Filibuster Part Two: Conservatives try to force government’s hand on SNC-Lavalin
Conservative MP and finance critic Pierre Poilievre vowed “to speak for hours and hours on end” in the House of Commons this week to force the government’s hand in the SNC-Lavalin affair, setting the stage for a second budget-related filibuster in a month.
“I will be doing a marathon speech demanding the government end its cover up of the SNC-Lavalin scandal,” said Poilievre, who wants parliament to reopen its investigation. “The explosive revelations we witnessed on Friday … show that Jody Wilson-Raybould was telling the truth and Justin Trudeau was not.”
Last Friday the Justice committee released a recorded phone call between former Attorney General Wilson-Raybould and the nation’s top bureaucrat, Clerk of the Privy Council Michael Wernick. Both are at the centre of allegations she was politically pressured to divert SNC-Lavalin’s trial for bribery and corruption charges.
The tense 17-minute conversation was taped and provided as supplementary evidence by Wilson-Raybould and appears to vindicate her testimony at the committee in February: that she was inappropriately pressured to interfere in the public prosecutor’s case against the Québec construction firm.
“We now need to hear from all the players,” said Poilievre. “All those who interfered with the attorney general in an attempt to stop the criminal trial into SNC-Lavalin’s fraud and bribery charges.”
Of key figures implicated by Wilson-Raybould for political interference in the matter, the Justice committee heard from just Wernick and Prime Minister Trudeau’s former principal secretary Gerald Butts’, before its Liberal majority shut down the probe on March 19.
But the former attorney general has also alleged Finance Minister Bill Morneau, his chief-of-staff Ben Chin, Trudeau’s senior advisor Mathieu Bouchard and even Trudeau himself, suggested favourable treatment of SNC-Lavalin was crucial for election success; particularly Québec’s provincial election the Liberals lost in October, and the looming federal election this year.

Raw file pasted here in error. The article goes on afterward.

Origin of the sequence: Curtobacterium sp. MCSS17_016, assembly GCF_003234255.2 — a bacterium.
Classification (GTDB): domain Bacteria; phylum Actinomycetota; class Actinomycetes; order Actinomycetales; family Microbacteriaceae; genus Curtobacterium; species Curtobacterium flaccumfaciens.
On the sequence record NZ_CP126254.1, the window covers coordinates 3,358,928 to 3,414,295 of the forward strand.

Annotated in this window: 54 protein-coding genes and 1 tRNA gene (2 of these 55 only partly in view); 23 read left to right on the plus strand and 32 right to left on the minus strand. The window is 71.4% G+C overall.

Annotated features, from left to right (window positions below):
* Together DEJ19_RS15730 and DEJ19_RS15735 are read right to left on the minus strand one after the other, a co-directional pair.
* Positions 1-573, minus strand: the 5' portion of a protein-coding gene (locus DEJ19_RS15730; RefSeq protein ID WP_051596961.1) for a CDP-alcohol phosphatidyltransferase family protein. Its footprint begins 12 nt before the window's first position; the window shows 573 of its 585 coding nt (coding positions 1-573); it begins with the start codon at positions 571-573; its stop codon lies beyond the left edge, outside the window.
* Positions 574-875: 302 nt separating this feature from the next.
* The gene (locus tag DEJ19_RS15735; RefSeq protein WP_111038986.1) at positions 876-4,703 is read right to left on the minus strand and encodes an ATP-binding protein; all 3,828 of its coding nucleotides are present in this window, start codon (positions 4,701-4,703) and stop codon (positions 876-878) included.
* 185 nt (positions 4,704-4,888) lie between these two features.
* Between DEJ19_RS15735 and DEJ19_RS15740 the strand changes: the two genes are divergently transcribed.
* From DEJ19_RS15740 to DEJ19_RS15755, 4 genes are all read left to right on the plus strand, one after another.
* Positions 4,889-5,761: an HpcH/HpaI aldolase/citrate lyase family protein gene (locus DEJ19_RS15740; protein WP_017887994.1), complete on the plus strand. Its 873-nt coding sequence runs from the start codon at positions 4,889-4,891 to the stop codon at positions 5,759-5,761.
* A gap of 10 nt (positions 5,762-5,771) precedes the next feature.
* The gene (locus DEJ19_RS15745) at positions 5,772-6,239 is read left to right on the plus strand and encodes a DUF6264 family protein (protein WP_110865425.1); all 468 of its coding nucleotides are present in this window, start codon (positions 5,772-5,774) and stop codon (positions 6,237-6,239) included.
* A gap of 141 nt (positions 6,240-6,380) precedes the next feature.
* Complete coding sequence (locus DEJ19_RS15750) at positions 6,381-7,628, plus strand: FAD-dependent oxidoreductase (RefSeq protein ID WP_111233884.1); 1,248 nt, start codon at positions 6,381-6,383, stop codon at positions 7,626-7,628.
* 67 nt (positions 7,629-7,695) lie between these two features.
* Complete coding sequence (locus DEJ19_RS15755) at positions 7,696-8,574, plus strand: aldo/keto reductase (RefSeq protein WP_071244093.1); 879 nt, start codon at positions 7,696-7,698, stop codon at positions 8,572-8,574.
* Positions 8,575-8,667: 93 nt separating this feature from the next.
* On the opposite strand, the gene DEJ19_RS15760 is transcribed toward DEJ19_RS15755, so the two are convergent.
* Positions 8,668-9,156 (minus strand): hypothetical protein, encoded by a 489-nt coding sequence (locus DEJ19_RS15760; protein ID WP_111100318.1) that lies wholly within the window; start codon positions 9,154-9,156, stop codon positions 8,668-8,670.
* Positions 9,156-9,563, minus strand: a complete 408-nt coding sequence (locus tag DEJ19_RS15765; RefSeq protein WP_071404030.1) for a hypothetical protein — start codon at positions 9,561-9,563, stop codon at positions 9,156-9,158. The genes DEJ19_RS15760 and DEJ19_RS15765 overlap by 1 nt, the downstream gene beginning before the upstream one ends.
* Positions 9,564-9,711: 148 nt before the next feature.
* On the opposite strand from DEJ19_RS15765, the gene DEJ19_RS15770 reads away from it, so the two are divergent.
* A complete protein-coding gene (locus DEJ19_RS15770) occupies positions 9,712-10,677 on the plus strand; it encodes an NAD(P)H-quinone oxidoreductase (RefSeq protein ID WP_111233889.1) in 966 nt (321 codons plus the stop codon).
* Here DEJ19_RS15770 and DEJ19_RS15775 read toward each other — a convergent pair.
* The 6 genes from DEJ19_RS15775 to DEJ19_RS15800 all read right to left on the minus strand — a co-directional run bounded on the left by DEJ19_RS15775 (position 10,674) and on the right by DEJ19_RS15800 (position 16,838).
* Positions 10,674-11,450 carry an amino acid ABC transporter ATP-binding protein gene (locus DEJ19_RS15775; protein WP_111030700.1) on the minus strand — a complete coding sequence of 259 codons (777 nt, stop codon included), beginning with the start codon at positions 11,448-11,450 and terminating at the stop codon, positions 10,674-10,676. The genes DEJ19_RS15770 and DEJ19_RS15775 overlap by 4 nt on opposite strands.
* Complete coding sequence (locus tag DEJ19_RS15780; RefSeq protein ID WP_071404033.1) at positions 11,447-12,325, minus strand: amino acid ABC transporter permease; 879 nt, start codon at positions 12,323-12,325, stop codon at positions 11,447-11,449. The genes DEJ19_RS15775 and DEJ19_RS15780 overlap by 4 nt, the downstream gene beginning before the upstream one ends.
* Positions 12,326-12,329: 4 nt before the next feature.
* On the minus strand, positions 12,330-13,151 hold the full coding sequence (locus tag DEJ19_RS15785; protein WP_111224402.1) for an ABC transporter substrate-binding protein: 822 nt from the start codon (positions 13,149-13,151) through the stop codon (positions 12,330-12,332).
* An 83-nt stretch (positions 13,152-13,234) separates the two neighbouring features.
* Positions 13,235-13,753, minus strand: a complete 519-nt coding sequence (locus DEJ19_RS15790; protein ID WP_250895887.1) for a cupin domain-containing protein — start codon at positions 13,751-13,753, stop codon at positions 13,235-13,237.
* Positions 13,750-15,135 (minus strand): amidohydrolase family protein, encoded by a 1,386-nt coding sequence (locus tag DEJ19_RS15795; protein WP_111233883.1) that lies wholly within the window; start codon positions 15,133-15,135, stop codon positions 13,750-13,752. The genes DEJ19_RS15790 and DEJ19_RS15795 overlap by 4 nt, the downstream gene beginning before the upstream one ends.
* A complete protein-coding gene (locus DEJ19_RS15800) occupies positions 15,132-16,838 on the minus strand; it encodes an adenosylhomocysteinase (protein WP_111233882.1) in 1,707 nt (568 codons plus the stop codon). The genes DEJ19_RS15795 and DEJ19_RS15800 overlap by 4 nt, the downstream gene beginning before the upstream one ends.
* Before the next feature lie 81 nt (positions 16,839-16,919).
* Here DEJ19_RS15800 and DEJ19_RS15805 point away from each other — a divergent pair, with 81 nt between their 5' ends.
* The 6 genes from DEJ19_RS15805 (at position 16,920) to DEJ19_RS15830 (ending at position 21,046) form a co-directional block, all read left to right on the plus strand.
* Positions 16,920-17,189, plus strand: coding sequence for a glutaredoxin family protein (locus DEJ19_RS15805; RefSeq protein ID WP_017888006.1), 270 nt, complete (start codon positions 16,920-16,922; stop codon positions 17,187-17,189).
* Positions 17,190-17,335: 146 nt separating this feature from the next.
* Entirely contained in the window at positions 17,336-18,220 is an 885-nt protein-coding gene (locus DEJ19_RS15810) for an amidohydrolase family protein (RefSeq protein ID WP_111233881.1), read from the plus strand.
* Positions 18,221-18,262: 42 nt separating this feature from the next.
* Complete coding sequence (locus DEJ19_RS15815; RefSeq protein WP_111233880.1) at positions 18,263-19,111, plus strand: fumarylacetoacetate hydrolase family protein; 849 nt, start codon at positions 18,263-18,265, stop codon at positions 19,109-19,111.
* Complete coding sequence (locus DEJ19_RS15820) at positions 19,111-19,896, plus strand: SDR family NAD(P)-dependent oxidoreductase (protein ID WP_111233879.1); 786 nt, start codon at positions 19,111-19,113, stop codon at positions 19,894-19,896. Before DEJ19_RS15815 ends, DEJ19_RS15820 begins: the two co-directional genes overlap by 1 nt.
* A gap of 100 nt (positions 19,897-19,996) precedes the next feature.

Trudeau’s chief of staff Katie Telford is also alleged to have said she did not want to “debate legalities” and she would line up “all kinds of people” to write Op Eds supportive of Wilson-Raybould, if she went along with the plan.
However, Trudeau has maintained his former attorney general “saw it differently” and any overtures by him or others in his circle were about saving 9000 SNC-Lavalin jobs, purportedly at risk during a protracted trial and possible conviction. If SNC-Lavalin is found guilty of the charges, it would face a 10-year bidding ban on federal contracts.
Both Butts and Wernick have since resigned over the affair, as well as Wilson-Raybould, who resigned from cabinet in February and former Treasury Board president Jane Philpott, who resigned at the beginning of March in solidarity with her colleague, noting she had “lost confidence” in the government.
Poilievre’s filibuster gambit, which resumed around 4:15pm this afternoon, utilizes parliament’s standing rules providing the Opposition unlimited time to respond to a new budget which Morneau tabled two weeks ago. Budget debate in the Commons is scheduled for four days and Poilievre must yield the floor to daily question periods, private members’ business and end his speech each day at the close of scheduled House business.
“Conservatives will put forward a list of witnesses, all of whom have been implicated in some way,” Poilievre told reporters shortly before noon and the start of his filibuster. “We want the government to agree that all those witnesses come before a parliamentary committee for questioning and when they agree to that, I’ll stop speaking.”
A 30-hour budget filibuster that occured barely two weeks ago – a line-by-line supplementary spending vote on the 2018 budget – was triggered by Conservatives after Liberal MPs voted down a motion to allow Wilson-Raybould more testimony time at the Justice committee.